SINGAPORE: Prices of Housing Board resale flats rose by 4.9 per cent in 2023, a significantly smaller increase compared with the 10.4 per cent price gain in the previous year and the 12.7 per cent growth in 2021.
It also marks the slowest year-on-year increase since 2019 when prices grew by 0.1 per cent.
The full-year figure comes as data released by the Housing and Development (HDB) on Friday (Jan 26) showed that for the fourth quarter of 2023, resale prices rose by 1.1 per cent, lower than the 1.3 per cent growth in the previous quarter.
While some analysts attributed the fourth-quarter figure to the year-end lull, they noted other factors such as the timing of Build-to-Order (BTO) launches in October and December which may have prompted buyers to consider new flats instead.
“The timing of these BTO launches appeared to have a notable impact, capturing the attention of many potential home owners.
“These potential home owners were possibly swayed by the appeal of brand-new flats, (and) might have redirected their interest away from the resale market to explore these newly launched BTO options,” said Mr Mohan Sandrasegeran, head of research and data analytics at Singapore Realtors Inc.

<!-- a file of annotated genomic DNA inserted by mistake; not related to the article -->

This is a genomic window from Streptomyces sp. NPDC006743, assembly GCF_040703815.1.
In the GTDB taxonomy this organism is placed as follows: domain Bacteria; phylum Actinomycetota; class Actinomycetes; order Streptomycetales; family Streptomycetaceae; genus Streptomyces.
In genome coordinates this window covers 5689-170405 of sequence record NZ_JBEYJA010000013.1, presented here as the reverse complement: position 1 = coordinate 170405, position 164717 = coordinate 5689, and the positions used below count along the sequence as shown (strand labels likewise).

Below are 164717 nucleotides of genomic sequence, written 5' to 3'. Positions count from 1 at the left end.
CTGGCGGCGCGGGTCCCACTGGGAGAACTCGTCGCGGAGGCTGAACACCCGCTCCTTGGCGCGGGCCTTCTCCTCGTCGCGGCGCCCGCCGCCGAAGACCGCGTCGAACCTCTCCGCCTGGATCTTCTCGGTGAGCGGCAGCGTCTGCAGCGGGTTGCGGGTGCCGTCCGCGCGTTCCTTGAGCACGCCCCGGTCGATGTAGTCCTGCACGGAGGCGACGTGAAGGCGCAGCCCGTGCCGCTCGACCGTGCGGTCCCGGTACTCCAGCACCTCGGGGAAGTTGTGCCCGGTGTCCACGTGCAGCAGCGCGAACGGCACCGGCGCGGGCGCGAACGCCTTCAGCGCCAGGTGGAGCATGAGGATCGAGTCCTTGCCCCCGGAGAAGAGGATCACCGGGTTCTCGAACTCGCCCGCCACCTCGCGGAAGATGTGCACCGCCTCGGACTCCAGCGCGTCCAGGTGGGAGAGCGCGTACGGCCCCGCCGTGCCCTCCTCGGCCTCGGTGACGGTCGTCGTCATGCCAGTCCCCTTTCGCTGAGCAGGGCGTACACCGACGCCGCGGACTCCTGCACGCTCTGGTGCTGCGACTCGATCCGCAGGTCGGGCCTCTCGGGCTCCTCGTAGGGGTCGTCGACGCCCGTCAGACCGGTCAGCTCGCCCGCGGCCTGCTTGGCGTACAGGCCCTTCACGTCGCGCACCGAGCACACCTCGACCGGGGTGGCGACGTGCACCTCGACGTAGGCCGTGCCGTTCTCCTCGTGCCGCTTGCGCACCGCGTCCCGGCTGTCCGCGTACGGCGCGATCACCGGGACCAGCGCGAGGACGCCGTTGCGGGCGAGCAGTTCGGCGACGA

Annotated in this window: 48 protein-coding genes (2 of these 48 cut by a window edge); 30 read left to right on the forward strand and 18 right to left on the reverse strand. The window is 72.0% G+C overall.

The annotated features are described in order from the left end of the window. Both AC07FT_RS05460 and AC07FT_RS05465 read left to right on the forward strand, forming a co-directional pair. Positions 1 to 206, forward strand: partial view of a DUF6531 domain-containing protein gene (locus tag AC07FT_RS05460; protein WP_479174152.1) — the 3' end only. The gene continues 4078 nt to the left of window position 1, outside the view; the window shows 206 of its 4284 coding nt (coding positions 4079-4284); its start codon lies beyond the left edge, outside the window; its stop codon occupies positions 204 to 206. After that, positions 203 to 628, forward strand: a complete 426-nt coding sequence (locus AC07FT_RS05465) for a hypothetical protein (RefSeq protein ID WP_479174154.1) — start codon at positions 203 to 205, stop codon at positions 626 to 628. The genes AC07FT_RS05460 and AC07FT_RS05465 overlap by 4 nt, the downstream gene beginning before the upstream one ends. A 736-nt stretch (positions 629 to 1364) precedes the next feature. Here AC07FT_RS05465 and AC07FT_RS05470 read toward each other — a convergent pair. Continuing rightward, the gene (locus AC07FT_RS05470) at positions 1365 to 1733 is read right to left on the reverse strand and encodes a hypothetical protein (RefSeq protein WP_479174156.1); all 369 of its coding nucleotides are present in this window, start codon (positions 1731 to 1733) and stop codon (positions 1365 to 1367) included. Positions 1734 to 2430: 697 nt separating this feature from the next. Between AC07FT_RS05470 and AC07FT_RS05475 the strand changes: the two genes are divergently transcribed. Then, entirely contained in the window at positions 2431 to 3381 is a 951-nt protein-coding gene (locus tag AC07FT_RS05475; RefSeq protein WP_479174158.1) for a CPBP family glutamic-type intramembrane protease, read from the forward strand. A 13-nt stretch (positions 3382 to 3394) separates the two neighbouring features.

IMPACT OF COOLING MEASURES
Others noted the impact of cooling measures on the demand for resale flats over the months.
In September 2022, the government introduced a slew of measures that included a 15-month wait-out period for private home owners who want to buy HDB resale flats.
Stricter borrowing criteria and tighter limits for HDB loans were also introduced to ensure prudent borrowing amid rising interest rates.
“The 1.1 per cent quarter-on-quarter (increase) remained below the average quarterly increase of 2.5 per cent observed in 2022 and around 3.1 per cent in 2021, indicating a moderation in HDB resale prices since the implementation of cooling measures in September 2022 and April 2023,” said ERA Singapore’s key executive officer Eugene Lim.
Besides a contraction in housing demand, OrangeTee & Tie’s chief researcher and strategist Christine Sun also cited inflationary concerns and higher interest rates as reasons for the slower growth in prices in 2023.
Ms Sun noted that average prices fell in 12 towns in the fourth quarter, compared with 10 towns in the previous quarter.
“On the other hand, average prices in Q4 grew in 14 towns, which is down from 16 towns in Q3,” she added.